By Maureen Needham
The Ghosts of the Civil War
Presented by Tennessee Dance Theatre
8 p.m. June 16-17
War Memorial Auditorium
This coming weekend, War Memorial Auditorium will resonate with footsteps of real, live ghosts. Bloodied soldiers, brave little drummer boys, and wispy Southern belles will rise from their graves during the Tennessee Dance Theatre presentation of ”The Ghosts of the Civil War.“ The power of the piece comes from its visual imagery as much as from the dance movement itself: The performers are dressed in blue on one side and gray on the other, not to speak of their half-blue, half-gray painted faces. When each presents himself to the audience, he represents the dichotomy of the American Civil War experience within one body.
Inspired by Ken Burns’ PBS special several years ago, TDT artistic director Donna Rizzo decided to investigate what the Civil War meant to her personally. She visited Shiloh. She read history books. She talked to members of her family, who come from East Tennessee. At the point when she began to feel ”the unbearable sadness“ of the war’s impact well up within her, she knew that she had something to say. Around the same time, she and TDT cofounder Andrew Krichels came across a book of ghost stories and found the frame for their story.
Rizzo’s partner, in contrast, was initially leery, wondering what he as an outsider could contribute to this subject that still rattles the psyche of every patriotic Southerner. ”After all,“ he says, ”everyone agrees that war is bad and fighting one’s brothers is bad.“ Nothing new there. Krichels then began to reflect on his mother’s family tales of abolitionist activists and realized that he had his own ancestral ghosts with which to contend. As he and Rizzo worked together on the piece, both became aware of its personal significance—to themselves, to the company, and to their Nashville audiences. ”We took the piece seriously,“ Krichels says, ”and felt a responsibility to do it with honesty and passion.“
The two chose to eschew the structure of a conventional story ballet and instead decided to use poetry and music to focus on what Krichels calls ”the afterimages“ of the war in the Southern collective memory. Rizzo sees the piece as a ”poetic landscape“ set to the piano and cello music of Franz Schubert. Carol Ponder, Stella Reed, and John Wiggins function as ”witnesses“ who speak Walt Whitman’s poetry while the dancers express the human experience.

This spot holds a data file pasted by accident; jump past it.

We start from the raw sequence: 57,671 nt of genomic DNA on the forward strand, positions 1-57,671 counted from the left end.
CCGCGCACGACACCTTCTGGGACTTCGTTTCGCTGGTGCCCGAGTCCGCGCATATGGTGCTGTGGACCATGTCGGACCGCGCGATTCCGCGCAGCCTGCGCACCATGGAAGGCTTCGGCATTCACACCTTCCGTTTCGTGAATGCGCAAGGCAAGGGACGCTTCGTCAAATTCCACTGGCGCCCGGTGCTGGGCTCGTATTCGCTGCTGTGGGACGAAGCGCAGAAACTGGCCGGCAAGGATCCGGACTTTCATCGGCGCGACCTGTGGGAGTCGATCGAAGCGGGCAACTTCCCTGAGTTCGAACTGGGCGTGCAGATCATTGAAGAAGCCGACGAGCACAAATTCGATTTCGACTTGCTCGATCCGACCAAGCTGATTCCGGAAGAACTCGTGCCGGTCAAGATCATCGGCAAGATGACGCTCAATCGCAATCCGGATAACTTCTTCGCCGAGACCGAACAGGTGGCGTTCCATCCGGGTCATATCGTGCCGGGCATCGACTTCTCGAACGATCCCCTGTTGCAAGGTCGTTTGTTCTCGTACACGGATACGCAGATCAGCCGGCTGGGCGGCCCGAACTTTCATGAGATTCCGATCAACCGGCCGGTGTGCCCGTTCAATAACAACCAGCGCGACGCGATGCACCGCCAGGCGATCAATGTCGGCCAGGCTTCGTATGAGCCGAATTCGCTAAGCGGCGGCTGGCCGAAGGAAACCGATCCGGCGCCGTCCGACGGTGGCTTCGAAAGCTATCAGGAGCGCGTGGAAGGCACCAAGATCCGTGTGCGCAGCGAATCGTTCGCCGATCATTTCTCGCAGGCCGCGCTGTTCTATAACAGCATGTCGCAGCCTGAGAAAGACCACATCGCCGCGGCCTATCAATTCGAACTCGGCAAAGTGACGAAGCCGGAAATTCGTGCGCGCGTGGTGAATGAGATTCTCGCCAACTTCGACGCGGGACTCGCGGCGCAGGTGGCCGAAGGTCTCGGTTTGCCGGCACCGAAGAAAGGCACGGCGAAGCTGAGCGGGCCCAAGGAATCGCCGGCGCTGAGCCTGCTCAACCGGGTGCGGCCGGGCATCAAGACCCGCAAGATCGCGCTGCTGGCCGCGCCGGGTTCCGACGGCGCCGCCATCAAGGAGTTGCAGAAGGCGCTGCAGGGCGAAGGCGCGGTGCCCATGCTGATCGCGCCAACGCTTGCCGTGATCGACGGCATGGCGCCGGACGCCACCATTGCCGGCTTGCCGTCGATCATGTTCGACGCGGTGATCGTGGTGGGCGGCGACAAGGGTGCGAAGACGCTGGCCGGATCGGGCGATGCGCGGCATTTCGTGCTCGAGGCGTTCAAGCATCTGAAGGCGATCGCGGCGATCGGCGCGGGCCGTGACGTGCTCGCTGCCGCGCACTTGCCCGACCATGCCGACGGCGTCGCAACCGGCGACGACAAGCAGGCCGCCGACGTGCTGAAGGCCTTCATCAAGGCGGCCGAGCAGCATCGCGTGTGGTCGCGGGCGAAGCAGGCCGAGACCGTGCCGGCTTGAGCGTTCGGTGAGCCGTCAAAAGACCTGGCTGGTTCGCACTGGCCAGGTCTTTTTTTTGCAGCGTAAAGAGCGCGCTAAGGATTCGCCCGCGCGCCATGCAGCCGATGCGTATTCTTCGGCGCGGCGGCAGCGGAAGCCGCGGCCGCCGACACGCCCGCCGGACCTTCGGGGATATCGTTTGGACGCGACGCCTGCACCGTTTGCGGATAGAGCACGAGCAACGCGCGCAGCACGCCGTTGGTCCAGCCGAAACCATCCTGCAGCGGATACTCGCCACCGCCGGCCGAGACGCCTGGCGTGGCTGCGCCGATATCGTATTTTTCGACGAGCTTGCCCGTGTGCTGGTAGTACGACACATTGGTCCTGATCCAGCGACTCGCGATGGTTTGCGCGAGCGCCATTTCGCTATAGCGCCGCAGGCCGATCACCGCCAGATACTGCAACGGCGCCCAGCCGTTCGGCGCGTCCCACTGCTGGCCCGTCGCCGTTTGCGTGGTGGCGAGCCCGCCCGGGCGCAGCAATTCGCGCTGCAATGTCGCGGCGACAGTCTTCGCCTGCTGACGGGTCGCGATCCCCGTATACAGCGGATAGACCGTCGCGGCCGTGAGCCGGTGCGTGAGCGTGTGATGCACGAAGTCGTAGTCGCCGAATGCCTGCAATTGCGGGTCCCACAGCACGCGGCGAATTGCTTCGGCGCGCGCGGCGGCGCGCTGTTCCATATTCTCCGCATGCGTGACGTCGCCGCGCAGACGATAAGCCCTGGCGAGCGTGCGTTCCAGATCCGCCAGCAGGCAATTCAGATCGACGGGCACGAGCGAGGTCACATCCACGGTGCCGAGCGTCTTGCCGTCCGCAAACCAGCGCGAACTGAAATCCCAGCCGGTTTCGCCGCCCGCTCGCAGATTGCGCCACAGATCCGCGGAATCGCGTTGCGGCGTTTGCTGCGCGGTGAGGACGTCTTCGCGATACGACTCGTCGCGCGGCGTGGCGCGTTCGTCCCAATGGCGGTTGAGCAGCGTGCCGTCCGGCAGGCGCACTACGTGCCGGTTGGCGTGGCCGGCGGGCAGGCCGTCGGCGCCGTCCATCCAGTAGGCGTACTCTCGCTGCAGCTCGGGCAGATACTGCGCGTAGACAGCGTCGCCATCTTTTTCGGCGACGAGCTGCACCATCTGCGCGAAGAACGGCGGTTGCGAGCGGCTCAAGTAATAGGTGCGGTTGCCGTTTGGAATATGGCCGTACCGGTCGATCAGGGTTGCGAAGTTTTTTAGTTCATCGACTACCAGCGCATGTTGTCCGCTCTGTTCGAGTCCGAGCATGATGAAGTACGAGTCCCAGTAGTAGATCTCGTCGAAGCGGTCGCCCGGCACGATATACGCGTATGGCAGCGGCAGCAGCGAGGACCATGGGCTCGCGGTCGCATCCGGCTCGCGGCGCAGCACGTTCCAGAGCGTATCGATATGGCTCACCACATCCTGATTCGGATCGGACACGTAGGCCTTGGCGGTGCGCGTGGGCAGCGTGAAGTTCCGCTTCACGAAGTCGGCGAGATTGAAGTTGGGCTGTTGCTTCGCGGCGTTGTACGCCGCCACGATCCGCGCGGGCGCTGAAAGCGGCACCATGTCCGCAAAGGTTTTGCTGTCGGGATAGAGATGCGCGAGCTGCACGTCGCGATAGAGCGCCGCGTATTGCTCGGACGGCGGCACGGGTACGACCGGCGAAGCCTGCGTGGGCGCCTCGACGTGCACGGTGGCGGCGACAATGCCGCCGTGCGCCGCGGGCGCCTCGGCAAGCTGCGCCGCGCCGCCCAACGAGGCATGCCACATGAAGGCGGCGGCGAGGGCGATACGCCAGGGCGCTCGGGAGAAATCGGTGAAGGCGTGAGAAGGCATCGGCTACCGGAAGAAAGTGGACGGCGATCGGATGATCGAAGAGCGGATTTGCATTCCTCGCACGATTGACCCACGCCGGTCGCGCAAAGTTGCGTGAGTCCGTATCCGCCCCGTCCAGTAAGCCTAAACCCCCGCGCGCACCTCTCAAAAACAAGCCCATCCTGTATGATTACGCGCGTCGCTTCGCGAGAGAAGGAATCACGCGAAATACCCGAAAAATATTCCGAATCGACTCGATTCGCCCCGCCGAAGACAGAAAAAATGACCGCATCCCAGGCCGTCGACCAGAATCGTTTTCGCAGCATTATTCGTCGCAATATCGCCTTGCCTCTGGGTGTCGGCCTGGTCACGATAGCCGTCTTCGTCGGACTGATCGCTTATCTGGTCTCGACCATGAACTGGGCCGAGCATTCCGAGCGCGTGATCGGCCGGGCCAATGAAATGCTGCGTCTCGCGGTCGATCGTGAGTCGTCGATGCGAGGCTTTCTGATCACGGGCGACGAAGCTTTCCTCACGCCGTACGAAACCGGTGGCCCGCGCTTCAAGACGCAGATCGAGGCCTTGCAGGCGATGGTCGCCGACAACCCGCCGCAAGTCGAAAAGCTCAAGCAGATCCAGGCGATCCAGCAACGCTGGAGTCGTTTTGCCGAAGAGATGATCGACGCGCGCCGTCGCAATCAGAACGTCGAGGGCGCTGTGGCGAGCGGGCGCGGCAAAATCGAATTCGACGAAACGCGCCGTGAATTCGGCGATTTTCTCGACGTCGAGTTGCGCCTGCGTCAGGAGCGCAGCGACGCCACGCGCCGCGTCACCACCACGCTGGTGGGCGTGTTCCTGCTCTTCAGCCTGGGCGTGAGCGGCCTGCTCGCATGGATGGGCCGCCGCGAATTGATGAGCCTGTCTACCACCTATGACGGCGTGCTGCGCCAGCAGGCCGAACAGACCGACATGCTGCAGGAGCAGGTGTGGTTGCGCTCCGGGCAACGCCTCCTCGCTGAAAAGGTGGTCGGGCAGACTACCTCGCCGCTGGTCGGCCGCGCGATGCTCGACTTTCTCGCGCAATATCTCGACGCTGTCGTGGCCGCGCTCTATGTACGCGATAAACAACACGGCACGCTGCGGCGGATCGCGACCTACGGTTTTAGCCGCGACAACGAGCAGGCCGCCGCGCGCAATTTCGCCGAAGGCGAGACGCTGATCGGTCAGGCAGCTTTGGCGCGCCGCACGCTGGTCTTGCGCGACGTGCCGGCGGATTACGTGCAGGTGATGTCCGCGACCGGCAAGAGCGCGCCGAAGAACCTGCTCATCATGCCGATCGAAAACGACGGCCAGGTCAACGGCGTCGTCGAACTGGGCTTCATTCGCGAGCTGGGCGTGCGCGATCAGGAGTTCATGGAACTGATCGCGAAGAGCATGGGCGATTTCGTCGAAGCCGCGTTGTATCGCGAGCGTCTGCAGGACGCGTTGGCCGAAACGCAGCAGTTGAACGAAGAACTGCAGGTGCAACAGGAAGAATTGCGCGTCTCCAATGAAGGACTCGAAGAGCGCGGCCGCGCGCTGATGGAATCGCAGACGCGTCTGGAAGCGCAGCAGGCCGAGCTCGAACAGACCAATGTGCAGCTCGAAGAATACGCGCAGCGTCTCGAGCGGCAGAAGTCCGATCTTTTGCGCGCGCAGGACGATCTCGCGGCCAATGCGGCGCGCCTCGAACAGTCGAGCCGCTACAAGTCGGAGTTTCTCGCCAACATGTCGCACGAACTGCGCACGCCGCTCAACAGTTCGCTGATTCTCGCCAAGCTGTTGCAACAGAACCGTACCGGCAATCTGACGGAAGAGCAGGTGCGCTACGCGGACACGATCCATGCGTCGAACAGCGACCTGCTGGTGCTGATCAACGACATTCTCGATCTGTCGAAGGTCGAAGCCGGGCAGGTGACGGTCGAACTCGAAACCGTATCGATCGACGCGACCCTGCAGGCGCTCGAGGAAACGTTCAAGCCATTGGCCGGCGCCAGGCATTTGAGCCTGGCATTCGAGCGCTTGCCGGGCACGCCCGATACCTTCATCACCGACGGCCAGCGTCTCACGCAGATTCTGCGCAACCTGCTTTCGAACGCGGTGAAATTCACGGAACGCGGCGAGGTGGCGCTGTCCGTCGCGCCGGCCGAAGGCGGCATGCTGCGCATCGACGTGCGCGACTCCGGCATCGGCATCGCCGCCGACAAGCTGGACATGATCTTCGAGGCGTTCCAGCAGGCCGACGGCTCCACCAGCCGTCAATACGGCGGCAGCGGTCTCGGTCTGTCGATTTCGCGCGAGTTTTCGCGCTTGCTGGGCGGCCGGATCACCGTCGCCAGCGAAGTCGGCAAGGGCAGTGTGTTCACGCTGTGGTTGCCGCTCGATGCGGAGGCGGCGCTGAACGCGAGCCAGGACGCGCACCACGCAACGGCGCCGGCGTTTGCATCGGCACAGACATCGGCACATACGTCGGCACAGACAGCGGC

The stage opens on a snowy scene, a white ground cloth covering the stage. The dancers rise in slow-motion waves, levitating from their frosty graves, reeling and falling again and again. The first danced solo shows Elke Schwartz as the nurse, who tenderly embraces bits and pieces of limbs while the narrator comments how she sits by ”the dying and soothes them or silently sits by the dead.“ Daniel Wooden depicts the lonely valor of the wounded man, who must dig his grave with his own crutch. The third scene recounts the tragic tale of the young drummer boy who knows the code for ”Advance!“ but remains ignorant of the tattoo for ”Retreat!“ Other dancers include Cari Barfield, who portrays the young widow transported by an ecstatic vision of her husband’s ghost, and Clay Daniel as the aged general who fights till the end. Two dancers perform a dance of reconciliation between black and white—a duet that, as Krichels sees it, provides no healing resolution.
Ever since they founded their company in 1987, Donna Rizzo and Andrew Krichels have continued to address aspects of the Southern heritage in their choreography. This time they took on the Big One—the war itself. The two partners, reflecting on the differences in their own Southern/Yankee backgrounds, have collaborated to explore themes of national reconciliation and unity. ”The Ghosts of the Civil War“ is an ambitious undertaking, and its epic sweep is unlike anything these two gifted choreographers have ever done before. For this reason alone, it is an important piece and marks a watershed for Tennessee Dance Theatre.
Ever since they founded their company in 1987, Donna Rizzo and Andrew Krichels have continued to address aspects of the Southern heritage in their choreography. This time they took on the Big Onethe war itself. The two partners, reflecting on the differences in their own Southern/Yankee backgrounds, have collaborated to explore themes of national reconciliation and unity. ”The Ghosts of the Civil War“ is an ambitious undertaking, and its epic sweep is unlike anything these two gifted choreographers have ever done before. For this reason alone, it is an important piece and marks a watershed for Tennessee Dance Theatre.
The show is coming back. End of story.
The old Nashville Banner column was "Why do the heathen rage" or something like that.
Google the George Strait 60 for 60 campaign. It worked.
Reading comprehension hasn't informed yours, Fool.
It makes me throw up a little in my mouth to see arrogant, prideful know-it-all…